Inhalation sedation with sevoflurane: a comparative study with nitrous oxide.

1st Department of Oral and Maxillofacial Surgery, Nagasaki University School of Dentistry, Japan.
Journal of Oral and Maxillofacial Surgery (Impact Factor: 1.43). 02/1995; 53(1):24-6; discussion 26-7.
Source: PubMed


To evaluate the possibility of using sevoflurane for inhalation sedation.
Thirty-five volunteers were divided randomly into two groups: sevoflurane group (n = 20) and nitrous oxide (N2O) group (n = 15). At the beginning of the sedation they all inhaled 100% O2, then a 0.1 minimum alveolar concentration (MAC) of sevoflurane or 10% N2O with oxygen, a 0.2 MAC of sevoflurane or 20% N2O with oxygen, and 0.3 MAC of sevoflurane or 30% N2O with oxygen for 10 minutes each.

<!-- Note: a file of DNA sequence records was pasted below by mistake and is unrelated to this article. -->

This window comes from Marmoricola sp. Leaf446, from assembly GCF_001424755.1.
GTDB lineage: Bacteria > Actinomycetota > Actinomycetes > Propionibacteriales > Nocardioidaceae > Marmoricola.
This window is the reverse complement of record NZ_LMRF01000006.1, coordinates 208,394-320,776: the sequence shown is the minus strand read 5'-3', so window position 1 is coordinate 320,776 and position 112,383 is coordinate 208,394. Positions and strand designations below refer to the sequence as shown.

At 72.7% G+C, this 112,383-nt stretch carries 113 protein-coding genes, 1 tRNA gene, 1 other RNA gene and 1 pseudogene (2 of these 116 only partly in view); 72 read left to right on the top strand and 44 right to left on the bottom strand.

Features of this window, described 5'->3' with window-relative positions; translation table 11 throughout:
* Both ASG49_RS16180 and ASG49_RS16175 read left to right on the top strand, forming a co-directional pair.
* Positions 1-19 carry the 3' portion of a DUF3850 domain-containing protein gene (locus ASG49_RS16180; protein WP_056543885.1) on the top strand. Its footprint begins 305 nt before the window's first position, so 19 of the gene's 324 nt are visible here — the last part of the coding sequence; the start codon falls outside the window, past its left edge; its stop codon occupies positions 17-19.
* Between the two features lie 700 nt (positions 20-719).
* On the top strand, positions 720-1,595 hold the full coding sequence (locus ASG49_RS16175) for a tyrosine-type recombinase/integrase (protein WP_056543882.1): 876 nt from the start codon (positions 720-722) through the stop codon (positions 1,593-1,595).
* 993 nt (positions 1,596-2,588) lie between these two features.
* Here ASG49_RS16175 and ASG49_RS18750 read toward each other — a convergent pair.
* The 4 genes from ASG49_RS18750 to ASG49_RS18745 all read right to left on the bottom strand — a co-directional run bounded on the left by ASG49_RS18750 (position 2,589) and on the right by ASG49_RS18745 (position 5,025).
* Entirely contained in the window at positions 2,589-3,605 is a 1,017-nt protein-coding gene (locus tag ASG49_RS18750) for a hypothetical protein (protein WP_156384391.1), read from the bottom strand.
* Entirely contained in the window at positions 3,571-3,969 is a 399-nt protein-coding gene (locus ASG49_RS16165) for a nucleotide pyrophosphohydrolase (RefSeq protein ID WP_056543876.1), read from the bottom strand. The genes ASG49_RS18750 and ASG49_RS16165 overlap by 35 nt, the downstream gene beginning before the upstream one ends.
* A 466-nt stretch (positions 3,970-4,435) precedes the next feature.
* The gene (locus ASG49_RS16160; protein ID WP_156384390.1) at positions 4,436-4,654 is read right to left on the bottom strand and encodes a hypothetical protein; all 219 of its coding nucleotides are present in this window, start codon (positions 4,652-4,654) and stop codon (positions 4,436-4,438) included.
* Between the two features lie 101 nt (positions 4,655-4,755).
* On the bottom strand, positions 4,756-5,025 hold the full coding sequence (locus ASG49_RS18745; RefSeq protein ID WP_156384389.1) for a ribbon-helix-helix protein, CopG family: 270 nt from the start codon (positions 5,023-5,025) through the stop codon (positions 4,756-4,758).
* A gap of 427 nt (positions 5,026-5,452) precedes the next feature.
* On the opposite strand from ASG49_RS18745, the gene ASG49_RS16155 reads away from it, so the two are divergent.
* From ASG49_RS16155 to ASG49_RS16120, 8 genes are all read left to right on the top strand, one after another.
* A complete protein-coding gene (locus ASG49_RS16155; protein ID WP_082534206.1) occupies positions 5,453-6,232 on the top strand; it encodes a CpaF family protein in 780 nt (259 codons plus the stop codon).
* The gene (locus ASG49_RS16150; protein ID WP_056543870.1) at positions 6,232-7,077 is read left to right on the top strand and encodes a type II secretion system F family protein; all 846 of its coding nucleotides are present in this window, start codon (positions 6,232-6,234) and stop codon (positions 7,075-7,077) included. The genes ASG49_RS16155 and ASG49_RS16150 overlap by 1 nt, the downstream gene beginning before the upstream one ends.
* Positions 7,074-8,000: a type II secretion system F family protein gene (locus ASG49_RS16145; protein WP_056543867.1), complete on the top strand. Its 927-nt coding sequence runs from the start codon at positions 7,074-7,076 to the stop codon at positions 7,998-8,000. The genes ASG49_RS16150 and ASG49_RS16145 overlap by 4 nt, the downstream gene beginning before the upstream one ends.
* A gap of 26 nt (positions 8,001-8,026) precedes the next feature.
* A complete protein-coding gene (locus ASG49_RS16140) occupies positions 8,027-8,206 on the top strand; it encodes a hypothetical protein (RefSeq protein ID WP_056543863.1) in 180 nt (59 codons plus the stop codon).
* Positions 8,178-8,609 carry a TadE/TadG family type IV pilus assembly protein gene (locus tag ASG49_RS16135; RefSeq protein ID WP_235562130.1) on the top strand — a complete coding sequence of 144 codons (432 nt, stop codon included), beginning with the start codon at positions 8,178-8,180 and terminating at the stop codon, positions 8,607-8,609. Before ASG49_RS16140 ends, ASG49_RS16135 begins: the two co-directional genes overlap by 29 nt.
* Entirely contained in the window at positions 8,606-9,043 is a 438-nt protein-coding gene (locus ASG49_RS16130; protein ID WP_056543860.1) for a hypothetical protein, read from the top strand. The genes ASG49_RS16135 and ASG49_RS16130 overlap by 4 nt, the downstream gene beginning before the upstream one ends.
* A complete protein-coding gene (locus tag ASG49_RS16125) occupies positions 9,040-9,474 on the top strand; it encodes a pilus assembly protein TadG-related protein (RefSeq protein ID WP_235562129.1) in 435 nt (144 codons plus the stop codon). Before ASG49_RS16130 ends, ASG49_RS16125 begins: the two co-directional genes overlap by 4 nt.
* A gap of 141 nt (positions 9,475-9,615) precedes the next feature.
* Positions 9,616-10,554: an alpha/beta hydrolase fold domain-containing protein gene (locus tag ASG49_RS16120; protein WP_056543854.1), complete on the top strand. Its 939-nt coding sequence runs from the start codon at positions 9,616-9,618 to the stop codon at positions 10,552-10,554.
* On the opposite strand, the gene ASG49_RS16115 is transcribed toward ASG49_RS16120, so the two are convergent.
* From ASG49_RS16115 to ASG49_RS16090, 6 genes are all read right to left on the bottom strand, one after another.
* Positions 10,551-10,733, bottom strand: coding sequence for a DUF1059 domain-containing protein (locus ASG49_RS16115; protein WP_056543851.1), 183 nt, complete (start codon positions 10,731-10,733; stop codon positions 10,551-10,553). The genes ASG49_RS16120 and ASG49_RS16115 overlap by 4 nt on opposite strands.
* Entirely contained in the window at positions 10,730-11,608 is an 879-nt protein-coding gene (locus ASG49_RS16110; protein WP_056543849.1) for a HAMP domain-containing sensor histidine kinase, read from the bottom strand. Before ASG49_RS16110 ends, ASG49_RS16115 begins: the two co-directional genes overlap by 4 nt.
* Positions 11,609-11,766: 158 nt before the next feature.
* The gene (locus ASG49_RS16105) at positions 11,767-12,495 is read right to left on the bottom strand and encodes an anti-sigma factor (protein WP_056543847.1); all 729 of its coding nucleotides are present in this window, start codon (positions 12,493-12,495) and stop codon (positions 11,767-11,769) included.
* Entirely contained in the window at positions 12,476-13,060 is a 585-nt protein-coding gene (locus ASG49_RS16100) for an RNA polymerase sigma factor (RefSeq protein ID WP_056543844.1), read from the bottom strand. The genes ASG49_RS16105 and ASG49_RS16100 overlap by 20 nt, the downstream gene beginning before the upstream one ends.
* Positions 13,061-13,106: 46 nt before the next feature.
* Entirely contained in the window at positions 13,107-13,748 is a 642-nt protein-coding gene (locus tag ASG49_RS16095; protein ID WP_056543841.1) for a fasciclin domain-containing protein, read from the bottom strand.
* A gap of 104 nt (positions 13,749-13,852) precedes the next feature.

The respiratory and cardiovascular functions were stable during inhalation of the gas mixtures. There were five negative comments about breathing N2O, but none about breathing sevoflurane.
All subjects in the sevoflurane group stated they would be willing to submit to the same inhalation procedure again.

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